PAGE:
Breaking Down the COVID-19 Wall and Fostering Resiliency for Our Children

By Maggie Gregory

The Walls We Have Built

We have built great walls in 2020 and now at the beginning of 2021. Walls for survival to keep out the threat of COVID-19 from our children, parents, and neighbors. These walls have grown tall, isolating us from the naturalness we once reviled to keep us safe in a time of a pandemic.

On paper we have it together, we’re taken care of: food, shelter, water. But we cannot ignore the Eeyore in the room: the loneliness—the absence of spontaneity, real closeness to our loved ones, some sun and vitamin D, and pure independence outside the walls we have built to go and do what calls to us.

Here we are, one year later and we’re trapped within our walls—to what end will this continue to impact our fragile and emotional states? The screen fatigue from our daily responsibilities has made it increasingly more difficult to join that Zoom family gathering or wine with friends. We’re jaded.

What I’ve Learned as an Educator

As an educator throughout the pandemic, I was unintentionally invited into the homes of my families and potential families through virtual learning. I heard from many mothers of their long days and stressful management of varying and conflicting virtual learning schedules, as quarantine puppies and children rang in the Zoom distance. I heard their story: this isn’t working, we are struggling as a family as Timmy can’t seem to focus, my home was not meant to be a classroom, can you help?

Re-opening a middle and high school this fall, we knew this jadedness was a reality to all in August, and then, we were just 6 months into the pandemic with COVID social distance mandates and restrictions.

We knew we carried a heavy burden with two priorities: keep everyone safe, give kids a learning environment. We set firm and strong walls to protect our in-person instruction. Limited capacity, social distance practices, plexiglass, and rotating schedules. Children and teachers at multiple arm’s lengths when closeness was needed more for the soul.

Hope and Perspective

Now, rolling into 2021 with the promise of vaccines and normalcy, I think of these parents. What have their walls grown to now? How have they possibly managed the emotional weight of the pandemic, children, virtual schedules, careers, and kept their sanity? What will their lives look like after trudging for the light at the end?

What we need to combat the jadedness, trudging, and impeding gloom is perspective. Grounding ourselves in the thought of purpose and meaning in 2021. So, let’s shift these walls to build perspective: the resiliency we model for our children in the hardest part of their lives yet is setting them up for success for other challenging roads ahead. This incredibly difficult year (understatement) is the short-term cost for the long-term success of a generation.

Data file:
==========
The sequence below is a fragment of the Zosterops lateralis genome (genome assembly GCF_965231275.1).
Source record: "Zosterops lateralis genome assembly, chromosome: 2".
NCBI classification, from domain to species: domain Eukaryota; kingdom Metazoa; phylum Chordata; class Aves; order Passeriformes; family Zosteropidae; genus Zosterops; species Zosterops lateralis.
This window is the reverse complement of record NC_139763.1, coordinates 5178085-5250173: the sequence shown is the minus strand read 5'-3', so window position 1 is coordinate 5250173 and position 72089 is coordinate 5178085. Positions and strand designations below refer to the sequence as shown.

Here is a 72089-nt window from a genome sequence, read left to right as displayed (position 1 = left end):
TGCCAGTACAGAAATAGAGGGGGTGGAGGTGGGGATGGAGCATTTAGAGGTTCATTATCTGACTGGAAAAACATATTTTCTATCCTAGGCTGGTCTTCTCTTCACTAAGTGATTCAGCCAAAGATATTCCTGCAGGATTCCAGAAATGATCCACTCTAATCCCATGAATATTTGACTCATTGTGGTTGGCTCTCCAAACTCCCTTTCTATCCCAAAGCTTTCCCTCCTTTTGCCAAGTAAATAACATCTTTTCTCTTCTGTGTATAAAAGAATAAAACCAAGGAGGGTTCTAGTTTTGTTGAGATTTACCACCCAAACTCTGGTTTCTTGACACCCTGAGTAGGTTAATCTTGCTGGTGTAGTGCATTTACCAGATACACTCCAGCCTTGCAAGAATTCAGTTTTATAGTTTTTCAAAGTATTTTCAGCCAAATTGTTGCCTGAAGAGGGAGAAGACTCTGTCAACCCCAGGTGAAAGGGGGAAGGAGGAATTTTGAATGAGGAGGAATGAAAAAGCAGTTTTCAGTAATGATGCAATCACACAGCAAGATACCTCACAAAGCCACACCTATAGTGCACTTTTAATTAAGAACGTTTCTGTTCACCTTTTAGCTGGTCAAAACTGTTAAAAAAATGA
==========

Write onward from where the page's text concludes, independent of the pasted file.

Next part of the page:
This may feel like one more thing on the list of responsibilities; an added pressure in an already spread-too-thin parent. I challenge you to reflect on your home. Think of the love, compassion, tolerance: all taught this year within the square footage of the walls of your home. How within that time has your child turned and showed up for you?

I recently received a note from a parent who lost her mom, and within the body of the email, she stated how amazed and proud she was of her son for taking the reins when she was busy caring for her sick mother. He managed his own school program when she was needed elsewhere, attended every class, maintained high grades, and even corrected phone numbers and emails to ensure they didn’t miss weather announcements. Her perseverance and resilience were not overlooked, in fact, it was impressed upon him. Her strength as his model. Look how important we are even when we aren’t trying: how amazing is that? Where will our children use their resiliency next?

About the Author

Maggie Gregory

Head of School

Fusion Academy Greenwich

Maggie Gregory has been with Fusion for 8 years and has helped pioneer the program in Greenwich since it opened its doors 5 years ago. Maggie works closely with each family and her team to design the most individualized and engaging program for every child. For the last decade, Maggie’s experience and focus on small group education has served in developing the relationships needed to unlock the immense potential in every human being. She always had a passion for reading, writing, drawing, and making anything that came to her mind. Maggie pursued her passion when she graduated from Concordia College in Bronxville, NY. Then, after many long and late nights at Manhattanville College, she earned a Master’s while teaching an amalgamation of subjects during the day.

Above all, Maggie enjoys traveling: she has driven across the United States with her sisters, rode horses through the Arizona desert with her husband, and backpacked through Europe with her two best friends. Her favorite place in the world is Germany—more specifically a crumbling foot-bridge between two mountains viewing Neuschwanstein Castle. Maggie is a storytelling advocate for both telling and listening to tales of all voices. She’s a firm believer that everyone has a story and every story has an impact for someone, so never be afraid to tell it to her because she’s all ears.